February fears

street scene

I’m been feeling down lately — and it’s just silly, because I’m really enjoying my job at the moment, and we went to the theatre and symphony and caught up with friends over the past week — but…


  1. It’s February, and the sidewalks are horribly icy, but spring is coming in the sense that today’s snow will be mixed with rain and freezing rain (yuck).
  2. I have all but disappeared from my online communities (my apologies for not coming by to visit lately) due to total lack of inspiration.
  3. I haven’t even taken any photos for a week (this image taken two years ago shows Saint John looking almost exactly as it does today, icicles included).
  4. When I was reorganizing my desk a few weeks ago, I dropped my favourite lens, a 24mm prime. Fortunately the lens itself seems to be fine, but the autofocus is no longer working.
  5. My ankle sometimes still aches where I hurt it last fall.
  6. And, well, I’m going to be 50 next month. I’m not shy about claiming my age, but I am afraid of aging, I am afraid of not being able to walk, I am afraid of not being able to carry my camera wherever impulse takes me, I am afraid of not being able to see clearly.

Yes, I know these February blues will pass, that my petulant whining will magically disappear in the face of a new adventure or new accomplishment, or new month. I’ll be waiting.

Photo taken on February 25, 2009


family time

heading home

This is a family time of year, we are told, as if the nostalgic rosy-eyed view of family could be sold along with the tinsel and this year’s must-have electronic gadget. But what is family? A family is fluid, a river you can’t step in twice. Family dynamics are like skating on thin ice. Family is history and baggage and years of trying to fit a square peg into a round hole (or the other way around). Family is one slippery word; from Norman Rockwell to Mommy Dearest, it carries a boat-load of expectations too easily shipwrecked on the shoals of life.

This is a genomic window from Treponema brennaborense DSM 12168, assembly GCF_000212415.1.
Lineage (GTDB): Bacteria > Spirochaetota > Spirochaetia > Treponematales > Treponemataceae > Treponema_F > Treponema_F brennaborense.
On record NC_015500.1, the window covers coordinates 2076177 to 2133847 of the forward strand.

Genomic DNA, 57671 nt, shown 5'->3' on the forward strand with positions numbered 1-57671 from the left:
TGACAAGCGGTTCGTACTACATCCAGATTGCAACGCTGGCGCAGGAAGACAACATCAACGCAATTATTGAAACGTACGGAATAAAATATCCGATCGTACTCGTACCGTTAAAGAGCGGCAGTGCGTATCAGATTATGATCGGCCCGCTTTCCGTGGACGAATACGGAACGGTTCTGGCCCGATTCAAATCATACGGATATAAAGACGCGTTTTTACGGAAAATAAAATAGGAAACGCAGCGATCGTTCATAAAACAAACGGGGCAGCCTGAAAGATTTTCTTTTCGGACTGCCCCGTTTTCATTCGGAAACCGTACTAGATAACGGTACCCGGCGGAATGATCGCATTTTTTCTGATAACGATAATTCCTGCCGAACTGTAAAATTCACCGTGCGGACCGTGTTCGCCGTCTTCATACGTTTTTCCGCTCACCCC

Christmas can be a difficult time, family wise. We spent Christmas Eve and Christmas Day with my parents. After staying away for so many years, I am delighted to be home again, but now my brothers are staying away instead. This is family. Over the past four days, my partner’s son and his long-time girlfriend have been visiting us from Montreal. Spending time with this young couple who are so obviously in love reminds me of the magic that happens when people truly care for each other. This, too, is family.

Those who no longer have family find this time of year difficult as well. In a family-centric society, what could be worse than spending the holidays alone? Yet being alone may be better than spending time with a family that does not love you. That’s why we have friends. My friends have been there for me when I really needed them. And isn’t that, after all, what family is all about?

Photo taken on December 29, 2010

running away from autumn

Every fall I go through the same symptoms. No matter how much I avoided hot weather during the summer, I become a serious heat-seeker. As soon as the temperature drops down into the low teens (celcius), I get out my winter clothes and start layering. Today I am wearing a t-shirt, two sweaters, jeans and warm fuzzy socks (plus a few additional items). It has been cold and damp lately. I feel cold and damp.

I know that I can’t wear all my winter clothes yet, because there won’t be anything to add when it really gets cold. The temperature will drop below freezing, some days will be minus 20 or lower. I remind myself that 12 degrees celcius in mid-winter would feel balmy, but it doesn’t help. Every year, I have to wait and shiver for a couple of weeks until my body adjusts. Yes, summer is gone. Live with it!

Taken on September 26, 2010

Saturday in the park

It was foggy yesterday. This wasn’t the vanish-with-dawn kind of fog, or even the sun-burns-through-by-noon kind of fog. This was stay-all-day fog. As I walked through the uptown streets, several times the sky seemed to brighten and I thought ‘A-ha, now the fog will lift and the sun will come out’. But it didn’t. By the time I headed home again, I think I could see a little farther down King Street, but I wouldn’t swear to it in court.

But I was born here. I grew up with fog. I like fog. And most folks here don’t seem to mind it, to judge from the number of people strolling through town and passing a pleasant afternoon in the park. If you need sunshine to enjoy your day, you’d best move to Fredericton. But if you live in Saint John, and it’s foggy, that usually means it’s not windy. It’s calm and mild and easy on the eyes. And sometimes that’s just what you need.

Taken on September 25, 2010

the fog people

You never know with fog. Sometimes it hovers just offshore but doesn’t come any closer. Sometimes it closes in overnight and evaporates with the morning sun. Sometimes it is more dramatic, clinging coldly to low-lying areas until it finally lets go, trailing ragged white streamers in surrender. But most of the time, you don’t see the fog settle or lift. It is there when you drive to work, and gone when you look out at lunch time. Fog has a mind of its own. It comes and it goes, and you never know.

Taken on June 22, 2010